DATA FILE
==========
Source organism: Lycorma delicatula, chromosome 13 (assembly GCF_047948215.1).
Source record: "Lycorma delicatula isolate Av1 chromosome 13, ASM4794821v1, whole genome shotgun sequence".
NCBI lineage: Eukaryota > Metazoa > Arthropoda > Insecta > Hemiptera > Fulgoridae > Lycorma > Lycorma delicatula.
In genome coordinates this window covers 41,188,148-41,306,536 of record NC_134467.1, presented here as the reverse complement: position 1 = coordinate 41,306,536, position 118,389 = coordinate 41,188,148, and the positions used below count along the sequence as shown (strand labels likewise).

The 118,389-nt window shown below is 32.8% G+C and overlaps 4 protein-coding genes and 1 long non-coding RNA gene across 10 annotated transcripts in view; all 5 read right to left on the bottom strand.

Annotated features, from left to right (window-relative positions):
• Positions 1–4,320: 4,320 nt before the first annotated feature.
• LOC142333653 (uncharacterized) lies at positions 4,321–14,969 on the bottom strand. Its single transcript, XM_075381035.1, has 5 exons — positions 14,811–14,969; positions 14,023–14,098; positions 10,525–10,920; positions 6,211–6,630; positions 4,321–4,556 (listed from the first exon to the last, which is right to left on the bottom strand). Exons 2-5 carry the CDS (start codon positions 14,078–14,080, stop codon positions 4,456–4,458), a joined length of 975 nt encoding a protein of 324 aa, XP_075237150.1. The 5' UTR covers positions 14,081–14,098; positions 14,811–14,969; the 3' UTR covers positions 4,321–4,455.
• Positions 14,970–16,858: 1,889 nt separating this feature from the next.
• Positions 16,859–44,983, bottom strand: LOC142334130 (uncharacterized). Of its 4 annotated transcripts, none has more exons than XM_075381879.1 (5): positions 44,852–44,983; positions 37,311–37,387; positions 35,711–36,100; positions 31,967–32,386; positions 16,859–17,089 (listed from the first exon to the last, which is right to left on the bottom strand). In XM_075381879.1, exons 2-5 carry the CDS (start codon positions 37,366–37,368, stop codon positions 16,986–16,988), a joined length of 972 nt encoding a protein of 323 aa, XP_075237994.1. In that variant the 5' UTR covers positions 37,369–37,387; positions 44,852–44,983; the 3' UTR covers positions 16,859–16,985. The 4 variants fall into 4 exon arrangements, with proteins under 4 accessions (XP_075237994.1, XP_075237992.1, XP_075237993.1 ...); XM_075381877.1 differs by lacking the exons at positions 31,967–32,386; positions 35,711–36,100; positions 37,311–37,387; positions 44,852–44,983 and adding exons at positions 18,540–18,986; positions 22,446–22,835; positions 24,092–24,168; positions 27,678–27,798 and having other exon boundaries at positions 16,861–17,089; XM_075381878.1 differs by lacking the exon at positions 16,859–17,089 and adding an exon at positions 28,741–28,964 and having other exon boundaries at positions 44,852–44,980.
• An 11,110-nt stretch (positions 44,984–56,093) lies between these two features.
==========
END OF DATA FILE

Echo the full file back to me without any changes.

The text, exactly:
Source organism: Lycorma delicatula, chromosome 13 (assembly GCF_047948215.1).
Source record: "Lycorma delicatula isolate Av1 chromosome 13, ASM4794821v1, whole genome shotgun sequence".
NCBI lineage: Eukaryota > Metazoa > Arthropoda > Insecta > Hemiptera > Fulgoridae > Lycorma > Lycorma delicatula.
In genome coordinates this window covers 41,188,148-41,306,536 of record NC_134467.1, presented here as the reverse complement: position 1 = coordinate 41,306,536, position 118,389 = coordinate 41,188,148, and the positions used below count along the sequence as shown (strand labels likewise).

The 118,389-nt window shown below is 32.8% G+C and overlaps 4 protein-coding genes and 1 long non-coding RNA gene across 10 annotated transcripts in view; all 5 read right to left on the bottom strand.

Annotated features, from left to right (window-relative positions):
• Positions 1–4,320: 4,320 nt before the first annotated feature.
• LOC142333653 (uncharacterized) lies at positions 4,321–14,969 on the bottom strand. Its single transcript, XM_075381035.1, has 5 exons — positions 14,811–14,969; positions 14,023–14,098; positions 10,525–10,920; positions 6,211–6,630; positions 4,321–4,556 (listed from the first exon to the last, which is right to left on the bottom strand). Exons 2-5 carry the CDS (start codon positions 14,078–14,080, stop codon positions 4,456–4,458), a joined length of 975 nt encoding a protein of 324 aa, XP_075237150.1. The 5' UTR covers positions 14,081–14,098; positions 14,811–14,969; the 3' UTR covers positions 4,321–4,455.
• Positions 14,970–16,858: 1,889 nt separating this feature from the next.
• Positions 16,859–44,983, bottom strand: LOC142334130 (uncharacterized). Of its 4 annotated transcripts, none has more exons than XM_075381879.1 (5): positions 44,852–44,983; positions 37,311–37,387; positions 35,711–36,100; positions 31,967–32,386; positions 16,859–17,089 (listed from the first exon to the last, which is right to left on the bottom strand). In XM_075381879.1, exons 2-5 carry the CDS (start codon positions 37,366–37,368, stop codon positions 16,986–16,988), a joined length of 972 nt encoding a protein of 323 aa, XP_075237994.1. In that variant the 5' UTR covers positions 37,369–37,387; positions 44,852–44,983; the 3' UTR covers positions 16,859–16,985. The 4 variants fall into 4 exon arrangements, with proteins under 4 accessions (XP_075237994.1, XP_075237992.1, XP_075237993.1 ...); XM_075381877.1 differs by lacking the exons at positions 31,967–32,386; positions 35,711–36,100; positions 37,311–37,387; positions 44,852–44,983 and adding exons at positions 18,540–18,986; positions 22,446–22,835; positions 24,092–24,168; positions 27,678–27,798 and having other exon boundaries at positions 16,861–17,089; XM_075381878.1 differs by lacking the exon at positions 16,859–17,089 and adding an exon at positions 28,741–28,964 and having other exon boundaries at positions 44,852–44,980.
• An 11,110-nt stretch (positions 44,984–56,093) lies between these two features.